A tree disease can be defined as an abnormal condition that affects a plants ability to properly function. Tree diseases are mainly caused by fungi; however, other organisms such as nematodes, bacteria, and viruses can also cause disease in trees.
Trees in urban environments provide many benefits to our communities. However, an urban setting isn’t always the most conducive environment for a tree to thrive due to factors like confined root space, salt, competition for water, compacted soil, and pollution to name a few.
These abiotic stresses can damage a tree by themselves or cause a tree to become more susceptible to a pathogen or pest. Its important to remember that many tree diseases cannot be cured after a tree has been infected. Therefore, trees must receive preventive treatments to ensure that they do not succumb to diseases. Once a tree has contracted a disease, management strategies can be aimed at reducing symptoms and prolonging the life of the tree.
At Forester Tree Service we take an Integrated Pest Management (IPM) approach to protect trees and shrubs on our clients’ properties. IPM is designed to make certain we achieve our goal of suppressing pest problems while minimizing negative environmental impacts.
The abiotic stresses of living in urban environments can damage a tree independently or increase a tree’s susceptibility to pathogens and pest.
Unlike diseases, pests can be eradicated from a tree after they have taken residence. However, preventative measures are most effective. Furthermore, the earlier that steps are taken to treat an occupied tree, the higher likelihood that the tree will not suffer long-term consequences.
Treatment methods for both diseases and pests include:
– Spray Application
– Soil Application
– Trunk Injection
Cambistat is a growth regulator that allows a tree to redirect its energy from canopy growth to fibrous root growth by 40 to 60%, which enables root system enhancement, improved drought tolerance, and higher tolerance to stress and disease. This product is especially beneficial for newly transplanted trees as well as those that have been damaged or are in decline.
Cambistat is also beneficial for tree preservation during or after construction; it also aids in the root development of newly transplanted trees. Leaves of treated trees tend to be greener and have a thicker surface area than those left untreated. Clients can expect three years of benefits from one treatment of Cambistat.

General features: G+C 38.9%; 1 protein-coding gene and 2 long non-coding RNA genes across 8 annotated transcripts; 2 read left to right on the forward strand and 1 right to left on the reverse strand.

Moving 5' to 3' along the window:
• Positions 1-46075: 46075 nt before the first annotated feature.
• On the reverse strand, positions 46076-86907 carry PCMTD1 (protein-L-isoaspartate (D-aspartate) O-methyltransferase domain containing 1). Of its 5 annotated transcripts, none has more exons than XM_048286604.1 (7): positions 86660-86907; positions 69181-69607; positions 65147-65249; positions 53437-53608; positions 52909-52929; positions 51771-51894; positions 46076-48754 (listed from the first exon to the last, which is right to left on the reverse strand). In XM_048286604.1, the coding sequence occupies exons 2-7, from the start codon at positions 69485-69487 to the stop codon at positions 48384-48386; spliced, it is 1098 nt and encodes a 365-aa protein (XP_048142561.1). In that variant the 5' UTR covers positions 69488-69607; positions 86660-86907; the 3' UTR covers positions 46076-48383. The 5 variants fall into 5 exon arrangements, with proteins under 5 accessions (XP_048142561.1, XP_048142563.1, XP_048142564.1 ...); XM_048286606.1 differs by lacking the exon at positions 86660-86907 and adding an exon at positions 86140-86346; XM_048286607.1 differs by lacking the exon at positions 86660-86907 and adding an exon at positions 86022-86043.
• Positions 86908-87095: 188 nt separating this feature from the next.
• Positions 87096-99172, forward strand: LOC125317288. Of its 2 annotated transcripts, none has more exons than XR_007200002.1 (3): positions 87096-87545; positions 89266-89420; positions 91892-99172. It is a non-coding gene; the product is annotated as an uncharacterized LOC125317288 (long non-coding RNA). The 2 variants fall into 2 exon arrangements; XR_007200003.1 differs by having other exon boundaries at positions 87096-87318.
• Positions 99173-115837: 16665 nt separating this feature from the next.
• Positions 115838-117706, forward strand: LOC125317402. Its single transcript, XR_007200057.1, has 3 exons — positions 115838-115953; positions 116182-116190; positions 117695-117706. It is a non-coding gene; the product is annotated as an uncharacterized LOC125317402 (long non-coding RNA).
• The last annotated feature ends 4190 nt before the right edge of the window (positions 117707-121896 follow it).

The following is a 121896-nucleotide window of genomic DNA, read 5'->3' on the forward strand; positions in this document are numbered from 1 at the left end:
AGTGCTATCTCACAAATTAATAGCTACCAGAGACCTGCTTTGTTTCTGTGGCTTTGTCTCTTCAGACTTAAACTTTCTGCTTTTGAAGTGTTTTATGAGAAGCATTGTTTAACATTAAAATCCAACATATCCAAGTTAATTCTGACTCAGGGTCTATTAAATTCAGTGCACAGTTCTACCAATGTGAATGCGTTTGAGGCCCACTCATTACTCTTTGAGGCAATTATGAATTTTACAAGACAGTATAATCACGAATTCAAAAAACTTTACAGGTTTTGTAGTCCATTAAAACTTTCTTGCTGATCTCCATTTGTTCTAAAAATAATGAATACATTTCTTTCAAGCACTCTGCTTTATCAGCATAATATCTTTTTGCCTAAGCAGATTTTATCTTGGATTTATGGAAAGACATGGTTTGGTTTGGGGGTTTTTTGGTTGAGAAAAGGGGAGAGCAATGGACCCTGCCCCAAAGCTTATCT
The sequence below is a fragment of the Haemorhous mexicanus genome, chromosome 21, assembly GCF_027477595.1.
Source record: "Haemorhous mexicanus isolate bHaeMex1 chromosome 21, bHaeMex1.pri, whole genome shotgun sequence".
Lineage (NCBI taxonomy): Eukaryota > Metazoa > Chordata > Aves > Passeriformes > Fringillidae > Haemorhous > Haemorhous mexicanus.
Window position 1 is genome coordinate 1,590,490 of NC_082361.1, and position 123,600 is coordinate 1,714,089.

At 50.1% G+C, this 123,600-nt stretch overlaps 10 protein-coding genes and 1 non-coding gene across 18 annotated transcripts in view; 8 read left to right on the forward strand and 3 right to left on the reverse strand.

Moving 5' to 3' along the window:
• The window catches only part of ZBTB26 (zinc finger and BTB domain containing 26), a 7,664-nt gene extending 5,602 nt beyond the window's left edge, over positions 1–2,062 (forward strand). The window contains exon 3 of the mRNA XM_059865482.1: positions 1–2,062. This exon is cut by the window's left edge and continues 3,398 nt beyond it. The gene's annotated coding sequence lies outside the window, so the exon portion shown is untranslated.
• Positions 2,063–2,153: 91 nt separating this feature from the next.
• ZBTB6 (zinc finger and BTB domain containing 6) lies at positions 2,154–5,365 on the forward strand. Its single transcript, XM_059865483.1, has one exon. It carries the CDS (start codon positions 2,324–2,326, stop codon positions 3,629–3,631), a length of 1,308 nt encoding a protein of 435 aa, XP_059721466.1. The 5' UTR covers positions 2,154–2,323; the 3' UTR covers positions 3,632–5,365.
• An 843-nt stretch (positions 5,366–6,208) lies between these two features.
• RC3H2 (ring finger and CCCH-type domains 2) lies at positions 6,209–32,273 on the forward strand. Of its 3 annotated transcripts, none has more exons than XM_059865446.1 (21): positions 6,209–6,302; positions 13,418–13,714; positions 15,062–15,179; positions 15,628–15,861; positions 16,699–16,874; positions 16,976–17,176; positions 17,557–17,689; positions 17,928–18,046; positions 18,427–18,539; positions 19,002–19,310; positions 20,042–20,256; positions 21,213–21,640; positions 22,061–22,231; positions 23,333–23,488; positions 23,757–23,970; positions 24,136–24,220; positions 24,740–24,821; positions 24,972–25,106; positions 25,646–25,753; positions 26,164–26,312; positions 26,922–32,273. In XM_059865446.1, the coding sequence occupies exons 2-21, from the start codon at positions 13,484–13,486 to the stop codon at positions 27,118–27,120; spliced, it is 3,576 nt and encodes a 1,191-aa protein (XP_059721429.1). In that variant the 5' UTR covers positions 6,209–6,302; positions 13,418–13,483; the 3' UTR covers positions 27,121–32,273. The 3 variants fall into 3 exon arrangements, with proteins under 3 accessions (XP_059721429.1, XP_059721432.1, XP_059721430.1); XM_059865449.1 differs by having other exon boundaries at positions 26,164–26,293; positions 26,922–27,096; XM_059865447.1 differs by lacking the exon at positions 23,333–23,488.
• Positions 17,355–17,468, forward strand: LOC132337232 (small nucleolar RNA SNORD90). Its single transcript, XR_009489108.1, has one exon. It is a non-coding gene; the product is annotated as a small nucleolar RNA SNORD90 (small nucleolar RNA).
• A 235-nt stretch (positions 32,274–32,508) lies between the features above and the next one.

Cambistat treatment for trees in mild decline.
Research has shown Cambistat increases fine root density.
In contrast to forest floors, trees in urban environments have limited root space, soil compaction, water and nutrient competition with turf, and deficiencies in organic matter due to removal of leaf litter. Urban settings also lack the diverse populations of microorganisms and other nutrients that forest floors produce.
We recommend an annual tree and shrub deep root fertilization with our slowly soluble, long residual, complete fertilizer with a low salt index. Spring/Fall Our specialized formulation is designed to help woody plants mitigate adverse environmental stresses, such as drought, salinity, and soil ph extremes.
We also add a product called Rhizo Fuel, which adds beneficial mycorrhizal fungi and bacteria that aid in fibrous root development and water and nutrient uptake through the formulation of increased root surface area. The beneficial fungi also release enzymes into the soil that dissolve hard to capture nutrients, such as phosphorous, iron and other “tightly” bound soil nutrients.
Deep root fertilization is a process where nutrient solution is injected into the root zone of trees. The solution is injected into the root zone under pressure which helps aerate the root system. The solution is injected just below the surface and goes to a depth of 12 – 14 inches. Soil injection sites are placed about 2 or 3 feet apart in a grid pattern throughout the canopy area and beyond the drip line. (See the diagram below.)
Our fertilization programs are performed in accordance with ANSI A300 Part 2 standards for tree fertilization